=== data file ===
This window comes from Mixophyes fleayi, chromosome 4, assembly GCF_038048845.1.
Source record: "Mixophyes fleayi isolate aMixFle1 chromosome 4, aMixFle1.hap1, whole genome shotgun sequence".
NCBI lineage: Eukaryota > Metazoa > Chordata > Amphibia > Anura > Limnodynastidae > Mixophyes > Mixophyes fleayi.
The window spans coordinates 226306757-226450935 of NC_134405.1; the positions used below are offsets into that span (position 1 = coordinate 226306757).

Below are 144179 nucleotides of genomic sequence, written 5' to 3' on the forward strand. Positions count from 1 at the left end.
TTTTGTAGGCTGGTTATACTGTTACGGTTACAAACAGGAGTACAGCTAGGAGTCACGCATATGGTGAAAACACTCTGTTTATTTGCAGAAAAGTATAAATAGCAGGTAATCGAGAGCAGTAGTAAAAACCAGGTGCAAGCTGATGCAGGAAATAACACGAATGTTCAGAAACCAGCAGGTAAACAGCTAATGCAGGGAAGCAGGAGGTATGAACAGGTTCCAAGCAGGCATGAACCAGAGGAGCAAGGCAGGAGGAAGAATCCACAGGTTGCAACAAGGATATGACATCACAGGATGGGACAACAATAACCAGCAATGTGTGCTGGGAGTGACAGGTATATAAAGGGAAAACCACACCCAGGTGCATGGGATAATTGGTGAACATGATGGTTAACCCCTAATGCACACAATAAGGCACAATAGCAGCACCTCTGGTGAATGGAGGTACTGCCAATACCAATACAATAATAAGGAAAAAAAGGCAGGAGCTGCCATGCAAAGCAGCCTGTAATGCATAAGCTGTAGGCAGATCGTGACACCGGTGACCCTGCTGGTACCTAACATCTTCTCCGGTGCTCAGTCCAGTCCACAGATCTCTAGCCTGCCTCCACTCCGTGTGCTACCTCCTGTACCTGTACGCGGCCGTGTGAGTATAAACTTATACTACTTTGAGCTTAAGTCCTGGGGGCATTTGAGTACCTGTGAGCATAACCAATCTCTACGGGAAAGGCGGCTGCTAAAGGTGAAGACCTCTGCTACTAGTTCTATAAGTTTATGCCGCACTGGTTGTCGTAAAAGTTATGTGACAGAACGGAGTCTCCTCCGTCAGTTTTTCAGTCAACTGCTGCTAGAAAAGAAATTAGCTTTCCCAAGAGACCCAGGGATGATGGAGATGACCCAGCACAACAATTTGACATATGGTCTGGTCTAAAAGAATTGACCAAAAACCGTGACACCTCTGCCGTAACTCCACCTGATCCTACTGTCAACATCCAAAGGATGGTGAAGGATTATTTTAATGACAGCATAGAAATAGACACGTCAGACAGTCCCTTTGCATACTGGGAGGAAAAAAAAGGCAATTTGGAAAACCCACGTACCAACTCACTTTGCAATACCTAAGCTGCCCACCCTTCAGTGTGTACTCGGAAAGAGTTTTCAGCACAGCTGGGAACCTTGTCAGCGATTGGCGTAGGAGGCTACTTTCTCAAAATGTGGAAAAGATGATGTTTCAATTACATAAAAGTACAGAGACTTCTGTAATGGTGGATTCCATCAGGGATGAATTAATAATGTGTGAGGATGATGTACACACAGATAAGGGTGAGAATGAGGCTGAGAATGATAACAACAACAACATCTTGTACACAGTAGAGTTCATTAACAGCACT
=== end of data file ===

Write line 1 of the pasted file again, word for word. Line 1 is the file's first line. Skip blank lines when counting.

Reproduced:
This window comes from Mixophyes fleayi, chromosome 4, assembly GCF_038048845.1.